The external effect of the contrast between the musicality of the Innocence poem and the unsettledness of that of Experience is no more than a presage of the variation in content, as seen in the contrasting narrative methods. The narrator of the first poem speaks in an apparently unselfconscious first person; his lighthearted piping of “songs of pleasant glee” takes its inspiration from a child who appears within the first lines (“Intro,” SoI, 2). Cajoling the Piper to “Pipe a song about a Lamb,” this child both directs his choice of subject and demands that he actualize the artistic impulse. The repetition of the verbs “hear,” “pipe,” and “sing” puts an emphasis on the faculty of hearing that complements the aurally oriented meter. This agrees with the child's initial appeals to the Piper to use an instrumental medium to communicate the beauty of his surroundings, but contrasts rather sharply with the eventual demand that the Piper put his song in writing—an action that seems, as will be seen more clearly later, to impel the Piper towards a state more akin to that of the Bard of the subsequent poem than of the carefree musician of the opening. There is neither a present inspiring voice nor a cohesive linear storyline for the Bard of the Songs of Experience to engage in this book's Introduction. That he has been inspired is beyond a doubt: his “ears have heard/The Holy Word,” but this Word that once “walk'd among the ancient trees” is no longer a presence except in the prophetic voice of the Bard (“Intro,” SoE, 3-4; 5). This prophetic character s in fact one of the most significant elements of the poem. Eschewing the leisurely first person narrative of the Songs of Innocence, the narrator—who, one may note, is still even once removed from the person of the Bard himself—commands the reader to “Hear the voice of the Bard,” who seeks to resolve the tragic disconnect between man and the riches of nature by calling both the “lapsèd soul” and the earth itself to “Turn away no more” (“Intro,” SoE, 1,6,16). Unlike in the Songs of Innocence, there is a sense that something in man's relationship to his universe has been lost, that the soul has divorced itself from the Word, its poetic genius, and thus—senselessly, as the query of line seventeen hints—is disconnected from the “starry shore” and “watery floor” which might form touching subjects for the Piper (“Intro,” SoE, 18,19). In a milieu of such dissociation of man and his environment, mere music cannot effectively negotiate between identification of the problem and the possibility of solution. Moreover, however, the proliferation of words and verbal constructions is an image for a strengthening of the rational outlook on reality.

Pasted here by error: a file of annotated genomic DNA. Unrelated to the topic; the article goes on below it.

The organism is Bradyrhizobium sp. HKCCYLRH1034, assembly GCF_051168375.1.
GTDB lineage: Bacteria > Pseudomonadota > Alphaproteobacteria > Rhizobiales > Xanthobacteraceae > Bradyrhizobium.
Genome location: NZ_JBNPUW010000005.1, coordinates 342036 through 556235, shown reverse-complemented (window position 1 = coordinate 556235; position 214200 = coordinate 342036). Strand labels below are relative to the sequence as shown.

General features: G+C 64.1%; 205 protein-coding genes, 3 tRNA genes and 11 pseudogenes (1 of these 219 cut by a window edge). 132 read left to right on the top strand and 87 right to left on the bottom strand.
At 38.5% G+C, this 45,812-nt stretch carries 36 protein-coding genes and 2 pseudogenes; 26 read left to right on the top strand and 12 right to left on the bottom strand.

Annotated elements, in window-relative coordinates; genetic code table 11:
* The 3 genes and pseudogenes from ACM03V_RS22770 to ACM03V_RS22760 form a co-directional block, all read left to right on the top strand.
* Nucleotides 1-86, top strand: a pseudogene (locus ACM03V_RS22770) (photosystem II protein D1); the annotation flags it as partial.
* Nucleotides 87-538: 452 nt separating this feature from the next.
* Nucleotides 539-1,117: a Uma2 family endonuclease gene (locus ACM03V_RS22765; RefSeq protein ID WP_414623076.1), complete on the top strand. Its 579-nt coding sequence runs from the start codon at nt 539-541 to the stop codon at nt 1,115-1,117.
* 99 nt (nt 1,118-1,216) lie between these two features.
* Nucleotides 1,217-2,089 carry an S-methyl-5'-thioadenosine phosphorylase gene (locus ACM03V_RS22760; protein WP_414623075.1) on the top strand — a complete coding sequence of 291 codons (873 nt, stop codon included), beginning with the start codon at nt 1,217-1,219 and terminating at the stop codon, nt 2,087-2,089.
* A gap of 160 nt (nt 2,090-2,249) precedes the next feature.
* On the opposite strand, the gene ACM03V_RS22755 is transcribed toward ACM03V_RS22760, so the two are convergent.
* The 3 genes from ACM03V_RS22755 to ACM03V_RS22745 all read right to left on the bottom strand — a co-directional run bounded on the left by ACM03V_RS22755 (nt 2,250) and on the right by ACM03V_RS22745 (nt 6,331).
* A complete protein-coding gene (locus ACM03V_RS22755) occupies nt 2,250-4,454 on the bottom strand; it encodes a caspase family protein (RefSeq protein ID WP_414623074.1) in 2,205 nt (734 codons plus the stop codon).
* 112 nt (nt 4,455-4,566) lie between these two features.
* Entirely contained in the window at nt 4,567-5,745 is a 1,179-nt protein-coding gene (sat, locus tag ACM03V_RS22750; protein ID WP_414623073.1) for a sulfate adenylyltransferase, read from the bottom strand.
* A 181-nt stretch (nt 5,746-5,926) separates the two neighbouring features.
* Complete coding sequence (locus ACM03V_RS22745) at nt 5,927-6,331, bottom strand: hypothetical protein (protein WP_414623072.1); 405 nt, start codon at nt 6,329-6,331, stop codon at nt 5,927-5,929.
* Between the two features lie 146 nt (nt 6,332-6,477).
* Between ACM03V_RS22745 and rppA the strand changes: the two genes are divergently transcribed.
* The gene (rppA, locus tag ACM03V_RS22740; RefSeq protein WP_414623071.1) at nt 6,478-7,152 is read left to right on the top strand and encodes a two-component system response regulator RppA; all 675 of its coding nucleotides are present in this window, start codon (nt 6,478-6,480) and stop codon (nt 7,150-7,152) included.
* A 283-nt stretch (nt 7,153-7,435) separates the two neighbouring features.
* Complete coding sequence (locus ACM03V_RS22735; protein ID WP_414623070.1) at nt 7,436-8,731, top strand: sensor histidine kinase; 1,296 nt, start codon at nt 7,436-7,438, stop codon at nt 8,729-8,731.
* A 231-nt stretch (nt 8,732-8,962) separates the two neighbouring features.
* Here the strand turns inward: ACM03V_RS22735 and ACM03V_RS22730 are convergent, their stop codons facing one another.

The different effects of musical (understood here in a general sense as combinations of rhythm and sound) and verbal communication are in fact the primary images that Blake uses in these two poems to introduce the concepts of Innocence and Experience as he will present them in the rest of the works. As observed above, the “Introduction” to Songs of Innocence puts an emphasis on sonic modes of communication both through its rhythm and vocabulary. The question of how an utterly sonic art—piping, here—relates to the process of verbalization is foremost in this work, and the process of transforming music to words is revealed to be indicative of a growth in consciousness that by the end of the poem seems only barely compatible with Blake's conception of Innocence. The Piper of the opening is unabashedly a figure of the poet in the state of Innocence. The previously discussed unselfconsciouness of the rhythm and narrative style is matched in the action of piping, initially a spontaneous response to the beauties of the natural world as he encounters it. Though the laughing child is hardly a foreboding figure, its appearance causes a certain quality of consciousness to come into the piper's art. “Pipe a song about a Lamb,” it commands, and though the Piper does so with “merry cheer,” the song is now not a direct response to the beauty of the wild valley, but to the child's demand. (“Intro,” SoI, 5,6) Repeating the directive, the child then “[weeps] to hear,” another slight indication that the conscious repetition of the initially spontaneous response to the world something of its original freshness (“Intro,” SoI, 8). The next command causes a more noticeable disturbance: “Drop thy pipe, thy happy pipe,” the child directs, and with the command to “Sing thy songs of happy cheer,” introduces the first clearly verbal element into the Piper's art (“Intro,” SoI, 9,10). The child weeps at the song, and though he weeps “with joy,” the action nonetheless suggests a waning of innocence: one whose approach to life is one of joy untainted by knowledge of potential sorrow is not likely be anything but blithe in his response to beauty (“Intro,” SoI, 12). The real turning point of the poem comes in the fourth stanza and is borne out in the fifth as the Piper moves, once more at the child's behest, from song to writing. At the moment when the voice of inspiration moves the Piper to “sit. . .down and write,” it disappears (“Intro,” SoI, 13). From that point on, the poem is driven onwards with dry anaphoristic declarations of action. “And I plucked a hollow reed. . ./And I stained the water clear”: mixed with the apparently harmless depictions of making a pen and writing “happy songs” are these two images that hint that the action of writing itself may have a corrupting effect on the unstudied reaction of joy to one's environment (“Intro,” SoI, 16,18,19).